working class interests did not diverge anywhere near as markedly as
they had in Britain.
BREAKDOWN OF THE TRIFOLD DIVISION
US Vice President
Henry A. Wallace
Henry A. Wallace proclaimed the "arrival of
the century of the common man" in a 1942 speech broadcast nationwide
in the United States.
French Revolution , the
Napoleonic wars and with
industrialization , the division in three estates - nobility, clergy
and commoners - had become somewhat outdated. The term "common people"
continued to be used, but now in a more general sense to refer to
regular people as opposed to the privileged elite.
Communist theory divided society into capitalists on one hand, and
the proletariat or the masses on the other. In
Marxism , the people
are considered to be the creator of history. By using the word
"people", Marx did not gloss over the class differences, but united
certain elements, capable of completing the revolution. The
Intelligentsia's sympathy for the common people gained strength in the
19th century in many countries. For example, in Imperial Russia a big
part of the intelligentsia was striving for its emancipation. Several
great writers (Nekrasov, Herzen, Tolstoy etc.) wrote about sufferings
of the common people. Organizations, parties and movements arose,
proclaiming the liberation of the people. These included among others:
"People\'s Reprisal ", "People’s Will ", "Party of Popular Freedom "
and the "People's Socialist Party".
In the United States, a famous 1942 speech by vice president Henry A.
Wallace proclaimed the arrival of the "century of the common man"
saying that all over the world the "common people" were on the march,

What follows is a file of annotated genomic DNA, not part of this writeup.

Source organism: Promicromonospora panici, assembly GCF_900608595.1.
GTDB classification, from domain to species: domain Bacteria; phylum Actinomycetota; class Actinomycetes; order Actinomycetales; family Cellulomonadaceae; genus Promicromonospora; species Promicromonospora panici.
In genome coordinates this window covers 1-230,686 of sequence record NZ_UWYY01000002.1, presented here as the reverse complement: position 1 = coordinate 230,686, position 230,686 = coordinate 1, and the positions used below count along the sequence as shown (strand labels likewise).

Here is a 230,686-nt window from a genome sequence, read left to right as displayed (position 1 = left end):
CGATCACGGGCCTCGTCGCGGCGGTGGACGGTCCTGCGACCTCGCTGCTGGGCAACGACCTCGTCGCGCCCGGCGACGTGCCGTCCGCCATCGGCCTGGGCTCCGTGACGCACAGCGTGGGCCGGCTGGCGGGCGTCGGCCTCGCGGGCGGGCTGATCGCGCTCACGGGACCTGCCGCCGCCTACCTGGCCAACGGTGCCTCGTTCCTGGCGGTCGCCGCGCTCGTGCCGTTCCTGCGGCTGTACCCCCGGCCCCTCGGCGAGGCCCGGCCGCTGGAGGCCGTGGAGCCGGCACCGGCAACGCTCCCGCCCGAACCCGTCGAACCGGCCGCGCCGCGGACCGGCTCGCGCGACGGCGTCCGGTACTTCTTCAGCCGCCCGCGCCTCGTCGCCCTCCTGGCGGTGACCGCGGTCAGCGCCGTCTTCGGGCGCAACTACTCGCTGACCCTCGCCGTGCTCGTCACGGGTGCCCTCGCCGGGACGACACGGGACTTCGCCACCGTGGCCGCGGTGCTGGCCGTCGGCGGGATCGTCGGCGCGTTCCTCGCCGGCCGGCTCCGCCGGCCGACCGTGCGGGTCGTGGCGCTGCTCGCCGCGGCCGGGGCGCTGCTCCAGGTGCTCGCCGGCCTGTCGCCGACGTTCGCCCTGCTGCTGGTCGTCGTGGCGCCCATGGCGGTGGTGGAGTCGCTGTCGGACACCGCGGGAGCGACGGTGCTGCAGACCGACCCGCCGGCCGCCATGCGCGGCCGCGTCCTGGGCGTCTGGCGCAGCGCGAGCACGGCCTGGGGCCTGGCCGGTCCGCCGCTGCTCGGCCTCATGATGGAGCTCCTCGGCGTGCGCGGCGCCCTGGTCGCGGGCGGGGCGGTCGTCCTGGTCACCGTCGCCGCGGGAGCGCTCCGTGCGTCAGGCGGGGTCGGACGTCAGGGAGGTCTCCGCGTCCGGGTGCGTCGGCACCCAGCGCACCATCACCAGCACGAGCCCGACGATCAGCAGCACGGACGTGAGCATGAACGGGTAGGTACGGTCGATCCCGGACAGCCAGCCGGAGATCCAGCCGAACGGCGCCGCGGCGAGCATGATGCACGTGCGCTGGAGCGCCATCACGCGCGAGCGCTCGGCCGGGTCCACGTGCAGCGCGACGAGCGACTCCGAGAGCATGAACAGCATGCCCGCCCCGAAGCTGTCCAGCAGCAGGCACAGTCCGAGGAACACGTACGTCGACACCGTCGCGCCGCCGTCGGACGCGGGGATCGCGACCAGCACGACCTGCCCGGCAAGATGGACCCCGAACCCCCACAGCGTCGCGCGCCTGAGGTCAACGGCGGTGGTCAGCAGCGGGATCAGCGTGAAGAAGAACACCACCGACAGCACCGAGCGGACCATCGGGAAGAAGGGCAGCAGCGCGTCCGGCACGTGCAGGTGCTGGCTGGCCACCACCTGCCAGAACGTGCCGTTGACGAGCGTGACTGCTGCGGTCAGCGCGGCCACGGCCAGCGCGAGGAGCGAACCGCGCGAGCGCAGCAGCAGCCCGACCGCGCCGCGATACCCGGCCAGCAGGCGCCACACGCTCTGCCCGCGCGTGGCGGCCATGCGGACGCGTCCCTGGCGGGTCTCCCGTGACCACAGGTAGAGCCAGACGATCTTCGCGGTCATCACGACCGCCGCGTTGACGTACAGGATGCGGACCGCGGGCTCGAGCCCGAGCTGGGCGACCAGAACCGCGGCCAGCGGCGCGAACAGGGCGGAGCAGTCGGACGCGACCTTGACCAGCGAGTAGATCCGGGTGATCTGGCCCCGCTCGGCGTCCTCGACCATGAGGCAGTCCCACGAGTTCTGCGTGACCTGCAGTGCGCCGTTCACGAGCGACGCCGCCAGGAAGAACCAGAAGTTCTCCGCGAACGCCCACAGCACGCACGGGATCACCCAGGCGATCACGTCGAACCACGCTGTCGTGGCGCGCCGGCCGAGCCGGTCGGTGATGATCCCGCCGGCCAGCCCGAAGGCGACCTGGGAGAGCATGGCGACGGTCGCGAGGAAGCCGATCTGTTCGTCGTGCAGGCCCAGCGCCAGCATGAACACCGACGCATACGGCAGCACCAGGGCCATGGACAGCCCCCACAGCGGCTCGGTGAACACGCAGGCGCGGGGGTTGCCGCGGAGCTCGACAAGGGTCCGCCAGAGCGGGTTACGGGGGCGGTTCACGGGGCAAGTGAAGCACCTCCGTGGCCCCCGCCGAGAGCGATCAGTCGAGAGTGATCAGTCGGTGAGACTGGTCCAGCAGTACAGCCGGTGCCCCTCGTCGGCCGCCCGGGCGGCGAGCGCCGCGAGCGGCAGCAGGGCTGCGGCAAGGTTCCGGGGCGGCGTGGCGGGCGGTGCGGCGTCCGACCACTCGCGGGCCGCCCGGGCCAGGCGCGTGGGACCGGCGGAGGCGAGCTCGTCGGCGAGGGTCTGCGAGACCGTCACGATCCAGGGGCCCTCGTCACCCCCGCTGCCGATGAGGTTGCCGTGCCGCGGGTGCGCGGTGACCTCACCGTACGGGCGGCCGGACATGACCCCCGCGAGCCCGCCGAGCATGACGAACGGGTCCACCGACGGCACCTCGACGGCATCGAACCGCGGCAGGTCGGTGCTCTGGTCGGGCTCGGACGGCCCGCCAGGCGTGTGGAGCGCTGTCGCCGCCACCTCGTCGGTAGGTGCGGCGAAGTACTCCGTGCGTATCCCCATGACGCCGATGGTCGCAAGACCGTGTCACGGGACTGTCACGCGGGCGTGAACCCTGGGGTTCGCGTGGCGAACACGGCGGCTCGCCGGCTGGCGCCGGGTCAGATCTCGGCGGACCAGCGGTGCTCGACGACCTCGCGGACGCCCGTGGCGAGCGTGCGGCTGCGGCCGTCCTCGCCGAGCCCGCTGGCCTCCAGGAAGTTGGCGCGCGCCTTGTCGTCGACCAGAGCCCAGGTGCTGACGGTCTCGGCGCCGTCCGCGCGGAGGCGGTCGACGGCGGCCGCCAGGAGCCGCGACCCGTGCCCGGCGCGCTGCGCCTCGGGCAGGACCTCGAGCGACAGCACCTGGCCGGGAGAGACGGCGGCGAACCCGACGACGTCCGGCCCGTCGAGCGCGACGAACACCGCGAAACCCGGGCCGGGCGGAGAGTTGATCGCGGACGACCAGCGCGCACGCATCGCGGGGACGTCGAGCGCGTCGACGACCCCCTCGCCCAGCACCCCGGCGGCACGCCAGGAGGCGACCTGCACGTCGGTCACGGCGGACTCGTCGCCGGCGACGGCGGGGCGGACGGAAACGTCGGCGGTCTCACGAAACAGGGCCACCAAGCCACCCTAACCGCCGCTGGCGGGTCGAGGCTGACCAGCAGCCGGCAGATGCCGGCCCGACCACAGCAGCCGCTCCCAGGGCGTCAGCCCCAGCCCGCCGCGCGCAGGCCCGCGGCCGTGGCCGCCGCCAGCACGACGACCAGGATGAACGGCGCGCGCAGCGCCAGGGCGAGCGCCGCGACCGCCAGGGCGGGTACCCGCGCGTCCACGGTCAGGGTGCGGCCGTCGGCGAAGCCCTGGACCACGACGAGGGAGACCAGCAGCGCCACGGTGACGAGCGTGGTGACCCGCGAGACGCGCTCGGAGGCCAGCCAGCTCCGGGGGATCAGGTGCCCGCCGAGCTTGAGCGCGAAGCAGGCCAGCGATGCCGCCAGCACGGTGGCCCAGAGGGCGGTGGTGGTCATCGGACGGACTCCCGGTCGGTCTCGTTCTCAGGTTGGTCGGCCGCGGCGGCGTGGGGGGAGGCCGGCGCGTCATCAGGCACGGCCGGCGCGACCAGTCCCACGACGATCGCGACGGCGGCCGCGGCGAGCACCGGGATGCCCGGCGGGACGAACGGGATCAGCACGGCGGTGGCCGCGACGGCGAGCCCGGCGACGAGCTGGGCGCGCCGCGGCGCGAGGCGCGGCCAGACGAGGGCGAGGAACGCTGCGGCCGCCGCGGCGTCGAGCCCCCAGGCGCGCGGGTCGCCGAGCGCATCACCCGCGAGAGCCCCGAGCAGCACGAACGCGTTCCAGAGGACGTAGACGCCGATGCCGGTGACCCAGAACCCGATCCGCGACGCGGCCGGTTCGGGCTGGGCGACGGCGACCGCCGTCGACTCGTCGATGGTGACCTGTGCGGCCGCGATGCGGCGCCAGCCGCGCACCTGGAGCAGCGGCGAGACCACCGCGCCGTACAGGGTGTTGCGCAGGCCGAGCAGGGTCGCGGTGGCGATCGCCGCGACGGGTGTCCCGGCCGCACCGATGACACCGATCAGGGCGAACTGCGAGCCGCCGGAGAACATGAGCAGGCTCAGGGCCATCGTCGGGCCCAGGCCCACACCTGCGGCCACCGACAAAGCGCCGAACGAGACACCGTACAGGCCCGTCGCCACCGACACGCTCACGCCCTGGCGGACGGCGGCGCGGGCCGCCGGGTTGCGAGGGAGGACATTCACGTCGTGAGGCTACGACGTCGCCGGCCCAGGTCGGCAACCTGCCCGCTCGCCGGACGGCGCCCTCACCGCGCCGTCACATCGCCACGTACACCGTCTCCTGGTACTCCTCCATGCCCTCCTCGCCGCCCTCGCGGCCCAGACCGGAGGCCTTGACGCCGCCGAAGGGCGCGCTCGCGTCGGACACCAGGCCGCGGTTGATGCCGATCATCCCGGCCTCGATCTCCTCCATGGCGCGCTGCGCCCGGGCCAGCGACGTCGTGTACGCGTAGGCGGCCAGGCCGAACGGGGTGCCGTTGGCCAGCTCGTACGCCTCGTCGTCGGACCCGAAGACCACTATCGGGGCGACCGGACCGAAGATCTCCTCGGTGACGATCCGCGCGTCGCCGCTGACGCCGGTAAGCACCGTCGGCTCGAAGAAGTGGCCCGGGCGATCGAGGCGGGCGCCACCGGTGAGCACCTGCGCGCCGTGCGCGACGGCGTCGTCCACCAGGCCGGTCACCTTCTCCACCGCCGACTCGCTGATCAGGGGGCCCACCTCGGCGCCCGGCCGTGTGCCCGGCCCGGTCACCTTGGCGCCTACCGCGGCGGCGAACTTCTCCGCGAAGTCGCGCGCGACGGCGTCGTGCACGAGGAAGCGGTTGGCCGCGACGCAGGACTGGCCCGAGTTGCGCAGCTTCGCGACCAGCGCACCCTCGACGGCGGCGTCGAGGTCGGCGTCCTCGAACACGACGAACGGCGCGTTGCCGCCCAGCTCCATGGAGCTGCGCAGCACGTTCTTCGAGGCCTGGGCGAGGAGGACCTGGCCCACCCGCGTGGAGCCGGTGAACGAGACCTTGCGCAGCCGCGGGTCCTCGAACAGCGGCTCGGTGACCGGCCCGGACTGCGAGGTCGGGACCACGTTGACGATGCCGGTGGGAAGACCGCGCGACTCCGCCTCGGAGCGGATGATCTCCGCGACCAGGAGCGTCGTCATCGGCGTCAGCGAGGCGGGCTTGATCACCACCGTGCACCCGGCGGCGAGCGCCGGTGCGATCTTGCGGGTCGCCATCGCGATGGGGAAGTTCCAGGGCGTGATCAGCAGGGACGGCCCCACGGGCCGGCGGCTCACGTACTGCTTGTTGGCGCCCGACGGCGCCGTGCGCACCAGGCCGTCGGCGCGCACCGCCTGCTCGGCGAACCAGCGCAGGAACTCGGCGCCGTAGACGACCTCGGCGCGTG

specifically referring to Chinese, Indians, Russians, and as well as
Americans. Wallace's speech would later inspire the widely reproduced
Fanfare for the Common Man by Aaron Copland. In 1948,
Harry S. Truman
Harry S. Truman made a speech saying there needs to be
a government "that will work in the interests of the common people and
not in the interests of the men who have all the money."
SOCIAL DIVISIONS IN NON-WESTERN CIVILISATIONS
Oswald Spengler found the social separation
into nobility, priests and commoners to occur again and again in the
various civilisations that he surveyed (although the division may not
exist for pre-civilised society). As an example, in the Babylonian
The Code of Hammurabi made provision for punishments to
be harsher for harming a noble than a commoner.
The Common Man
Tyranny of the majority
Tyranny of the majority
NOTES AND REFERENCES
* ^ A B C Gary Day (2001). Class.
Routledge . pp. 2–10. ISBN
* ^ Though
Plato did recognise a fundamental division into rich and
poor – "Any city, however small, is in fact divided into two, one
the city of the poor, the other of the rich; these two cities are at
The Republic (Plato)
The Republic (Plato) , Part I, book IV.
* ^ A B Roger Osborne (2006). Civilization: A New History of the
Western World. Jonathan Cape Ltd;. pp. 52–56, 292–297. ISBN
* ^ "The Three Orders".
Boise State University . Retrieved